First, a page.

Five young men and a gray-haired woman are getting ready to feed hundreds of people tonight. But they’re not cooking food. They’re not even in a kitchen.
They’re loading pallets with canned goods in a massive warehouse without air-conditioning on a day when the temperature hasn’t yet sunk below 90. Using printed lists, the volunteers count out 40 cases of white potatoes, 20 cases of chick peas, 14 cases of pears. The canned pork is the heaviest and the three high-school students wince as they stack it. The shift supervisor picks up each groaning pallet with a forklift and drives it to the dock where the food will be loaded on trucks that will travel to churches in a nearby county.
In another section of the Second Harvest Food Bank of Metrolina Charlotte distribution warehouse, dozens of workers busily sort donated goods, items often returned to retailers along with overstocks from online sellers, into giant bins about five feet across and nearly chest high. Rice. Pasta. Cereal. Aisle after aisle. Pet food. Baby food. There’s a whole separate area for items headed to BackPack programs that provide weekend meals for kids who rely on school meals and don’t have ready access the rest of the time.
The organization serves a 19-county area and has earned the top ranking from Charity Navigator. Agencies such as this one, combined with food pantries, community kitchens, and other feeding programs, comprise the backbone of hunger relief programs. And yet, experts report that despite our best efforts locally and nationally we’re not gaining much ground in the larger fight. Throughout the U.S., the number of households facing hunger still hovers near 1 in 9.
Nicole Peterson, associate professor of anthropology at UNC Charlotte, says, “We do an O.K. job with people who need food now because they’re hungry.” Just a phone call or a few mouse clicks will connect a person in need to a meal on any given day. But if that’s the case, why don’t the numbers show more improvement? Peterson is well-versed in explaining the societal issues that create hunger and make it so difficult to alleviate: “It’s not just a result of food scarcity. A lack of employment, housing, and transportation options mean food is harder to afford and access, and while some areas have multiple stores in one block, others have none at all.”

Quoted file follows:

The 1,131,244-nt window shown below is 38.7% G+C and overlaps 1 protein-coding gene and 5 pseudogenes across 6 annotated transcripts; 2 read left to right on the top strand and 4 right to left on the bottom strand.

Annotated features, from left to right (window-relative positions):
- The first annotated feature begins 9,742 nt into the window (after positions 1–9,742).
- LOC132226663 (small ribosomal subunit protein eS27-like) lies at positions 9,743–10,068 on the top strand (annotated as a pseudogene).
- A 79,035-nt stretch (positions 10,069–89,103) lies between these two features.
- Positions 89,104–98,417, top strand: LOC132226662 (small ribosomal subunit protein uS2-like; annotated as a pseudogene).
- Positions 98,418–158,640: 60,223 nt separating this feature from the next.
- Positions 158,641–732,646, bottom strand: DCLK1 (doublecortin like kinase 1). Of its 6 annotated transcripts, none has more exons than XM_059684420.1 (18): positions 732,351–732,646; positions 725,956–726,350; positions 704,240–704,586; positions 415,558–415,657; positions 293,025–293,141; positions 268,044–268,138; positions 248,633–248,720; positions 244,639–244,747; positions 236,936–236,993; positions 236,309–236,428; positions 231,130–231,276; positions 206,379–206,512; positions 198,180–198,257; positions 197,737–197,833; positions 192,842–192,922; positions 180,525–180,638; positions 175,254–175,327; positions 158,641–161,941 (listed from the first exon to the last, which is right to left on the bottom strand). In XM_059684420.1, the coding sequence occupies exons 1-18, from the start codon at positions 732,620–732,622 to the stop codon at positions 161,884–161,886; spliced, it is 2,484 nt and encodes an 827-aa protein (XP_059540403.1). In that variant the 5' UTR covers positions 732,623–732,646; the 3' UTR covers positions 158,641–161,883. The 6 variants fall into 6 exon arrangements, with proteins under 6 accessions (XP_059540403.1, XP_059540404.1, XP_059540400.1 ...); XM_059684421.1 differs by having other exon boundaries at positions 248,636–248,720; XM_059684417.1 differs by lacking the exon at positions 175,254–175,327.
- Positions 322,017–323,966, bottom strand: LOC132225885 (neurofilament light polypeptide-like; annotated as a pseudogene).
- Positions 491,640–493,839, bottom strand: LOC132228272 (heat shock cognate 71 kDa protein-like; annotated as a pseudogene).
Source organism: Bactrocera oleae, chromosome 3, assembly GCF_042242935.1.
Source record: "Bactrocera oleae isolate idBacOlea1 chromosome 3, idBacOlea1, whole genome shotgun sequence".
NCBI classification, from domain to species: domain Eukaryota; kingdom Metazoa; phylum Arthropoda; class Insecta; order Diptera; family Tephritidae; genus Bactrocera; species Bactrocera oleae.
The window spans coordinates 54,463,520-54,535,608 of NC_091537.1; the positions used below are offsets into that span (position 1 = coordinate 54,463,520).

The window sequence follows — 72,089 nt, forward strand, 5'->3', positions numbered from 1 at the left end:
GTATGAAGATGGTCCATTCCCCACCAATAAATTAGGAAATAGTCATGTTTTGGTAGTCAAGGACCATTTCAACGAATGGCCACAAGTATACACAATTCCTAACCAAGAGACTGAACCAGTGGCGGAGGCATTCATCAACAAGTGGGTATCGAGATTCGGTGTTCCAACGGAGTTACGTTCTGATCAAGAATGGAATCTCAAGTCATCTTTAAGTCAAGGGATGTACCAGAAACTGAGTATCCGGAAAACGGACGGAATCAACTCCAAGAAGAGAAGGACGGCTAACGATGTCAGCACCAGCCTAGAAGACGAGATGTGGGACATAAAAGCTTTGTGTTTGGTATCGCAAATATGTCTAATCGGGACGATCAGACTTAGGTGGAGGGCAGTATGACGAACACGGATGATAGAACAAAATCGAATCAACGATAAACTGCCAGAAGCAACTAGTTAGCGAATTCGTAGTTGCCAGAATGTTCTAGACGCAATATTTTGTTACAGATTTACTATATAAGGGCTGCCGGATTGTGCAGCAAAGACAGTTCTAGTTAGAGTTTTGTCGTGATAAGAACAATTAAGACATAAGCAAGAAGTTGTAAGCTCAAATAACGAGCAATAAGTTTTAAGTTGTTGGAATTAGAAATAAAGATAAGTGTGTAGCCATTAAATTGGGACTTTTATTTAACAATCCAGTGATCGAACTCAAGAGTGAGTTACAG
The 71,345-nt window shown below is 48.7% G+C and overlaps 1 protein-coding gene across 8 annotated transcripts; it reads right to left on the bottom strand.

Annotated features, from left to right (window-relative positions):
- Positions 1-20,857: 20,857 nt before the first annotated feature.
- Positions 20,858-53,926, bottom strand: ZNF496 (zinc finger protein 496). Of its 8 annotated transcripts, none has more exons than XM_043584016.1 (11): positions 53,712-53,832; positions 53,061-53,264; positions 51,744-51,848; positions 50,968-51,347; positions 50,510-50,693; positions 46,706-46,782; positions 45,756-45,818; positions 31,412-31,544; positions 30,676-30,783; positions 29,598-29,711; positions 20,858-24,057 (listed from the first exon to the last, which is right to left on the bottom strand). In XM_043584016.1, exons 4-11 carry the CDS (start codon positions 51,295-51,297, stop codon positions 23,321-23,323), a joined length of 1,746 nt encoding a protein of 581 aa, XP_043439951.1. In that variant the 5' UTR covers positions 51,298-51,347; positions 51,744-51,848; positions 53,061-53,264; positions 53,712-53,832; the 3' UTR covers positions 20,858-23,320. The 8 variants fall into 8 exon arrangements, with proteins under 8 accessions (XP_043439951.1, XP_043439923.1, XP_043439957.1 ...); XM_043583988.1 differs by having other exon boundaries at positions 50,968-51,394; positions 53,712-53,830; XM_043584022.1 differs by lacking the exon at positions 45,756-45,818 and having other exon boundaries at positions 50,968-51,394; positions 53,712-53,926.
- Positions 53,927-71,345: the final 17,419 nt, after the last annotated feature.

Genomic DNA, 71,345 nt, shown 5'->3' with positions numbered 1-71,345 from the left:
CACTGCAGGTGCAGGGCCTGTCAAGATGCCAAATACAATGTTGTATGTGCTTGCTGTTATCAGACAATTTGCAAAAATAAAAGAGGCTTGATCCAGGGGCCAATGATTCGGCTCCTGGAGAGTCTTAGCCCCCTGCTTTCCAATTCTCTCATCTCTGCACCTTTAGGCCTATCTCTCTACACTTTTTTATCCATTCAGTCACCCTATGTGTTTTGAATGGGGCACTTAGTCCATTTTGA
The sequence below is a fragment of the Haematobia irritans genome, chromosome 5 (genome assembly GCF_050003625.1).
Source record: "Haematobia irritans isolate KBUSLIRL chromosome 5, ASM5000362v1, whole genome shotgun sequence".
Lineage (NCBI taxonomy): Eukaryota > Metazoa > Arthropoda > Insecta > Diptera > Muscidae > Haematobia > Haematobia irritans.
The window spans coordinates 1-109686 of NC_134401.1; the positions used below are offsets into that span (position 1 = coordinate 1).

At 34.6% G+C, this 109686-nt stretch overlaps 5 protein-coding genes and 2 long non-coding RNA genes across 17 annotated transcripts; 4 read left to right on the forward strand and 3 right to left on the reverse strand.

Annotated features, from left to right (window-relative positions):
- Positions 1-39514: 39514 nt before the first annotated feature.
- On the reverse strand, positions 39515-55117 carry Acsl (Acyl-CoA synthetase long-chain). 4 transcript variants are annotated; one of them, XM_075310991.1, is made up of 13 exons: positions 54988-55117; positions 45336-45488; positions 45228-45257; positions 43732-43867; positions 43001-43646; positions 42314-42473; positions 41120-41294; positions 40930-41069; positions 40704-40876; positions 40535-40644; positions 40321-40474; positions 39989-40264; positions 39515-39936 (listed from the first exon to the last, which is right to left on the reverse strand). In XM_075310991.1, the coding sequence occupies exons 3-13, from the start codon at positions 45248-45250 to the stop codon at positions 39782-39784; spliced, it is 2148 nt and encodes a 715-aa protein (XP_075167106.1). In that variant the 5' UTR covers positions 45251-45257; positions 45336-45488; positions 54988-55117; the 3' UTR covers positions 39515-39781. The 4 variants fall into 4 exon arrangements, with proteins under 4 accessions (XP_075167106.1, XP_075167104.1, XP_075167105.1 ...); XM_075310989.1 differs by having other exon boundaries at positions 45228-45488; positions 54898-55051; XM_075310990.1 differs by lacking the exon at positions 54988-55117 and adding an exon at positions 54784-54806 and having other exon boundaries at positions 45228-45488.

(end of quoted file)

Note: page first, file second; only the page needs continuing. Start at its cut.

In other words, the same inequities that solidify a lack of upward mobility are the root cause of hunger. And since Charlotte was ranked 50th for upward mobility from among the country’s 50 largest cities, the connection becomes clear: When people can’t escape poverty, it’s hard to escape hunger.
The term “food insecurity” is useful because it allows us to measure not just the number of people without regular access to healthful food, but the degree to which they are limited. According to the USDA, food insecurity in North Carolina is higher than the national average; in every state that surrounds us the number is near or below that national average.
The Charlotte-Mecklenburg Food Policy Council examined these topics in its 2015 report, The State of the Plate. Executive Director Erin Brighton noted in her introduction: “While the statistics aren’t always pleasant, they do have the impact of mobilizing a community to make important changes. No one wants to hear that 35% of Mecklenburg County households with kids faced food insecurity in the past year or that some parents have to make the difficult choice between food for their families or medicine for themselves. Numbers like these can be hard to hear but they can also galvanize people to take action and work together to improve our food system.”
It’s not as if other places get it right while Charlotte gets it wrong. Affluence and poverty collide in lots of locales; our neighbor Atlanta is now ranked as the city with the worst income inequality in the U.S. A city’s wealth doesn’t guarantee its citizens can obtain what they need.
There’s no doubt that people care, even if many overlook an important facet of social justice work: humility. “We need to learn from those who experience food insecurity – What do they need and how do they envision their food system? – rather than assuming we know what’s best,” Peterson says.
In the can-do Queen City, it’s easy to see the mobilization that Brighton mentioned, everywhere from neighborhood food drives to charity galas that raise funds for the daily work of getting people fed. Restaurants routinely donate prepared food to shelters and soup kitchens. Community gardens give residents without green space a place to grow their own fresh food.
Second Harvest estimates their 98,000 volunteers have saved the agency more than $6.4 million. So on that August evening as their two-hour shift winds down, the six-person crew will have lost count of the cases and cartons they’ve stacked, the macaroni and cheese, the cherries, and the navy beans. The students will decide it wasn’t bad and agree they’d maybe do it again. Before the trucks pull away, workers will load eggs, milk, and other prized perishables that they’ll pull from refrigerated storage areas behind wall-sized doors.
Long-term solutions for hunger locally and beyond will mean facing some hard truths and will require the willingness to make systemic changes. An updated State of the Plate report is planned for 2020. “We do a good job of addressing the symptoms,” says Peterson. “Understanding the depth of the problems in our food system is just the first step.”
Amy Rogers writes WFAEats, a fun adventure where we explore all things tasty and tackle the meatier side of the food scene in and around Charlotte.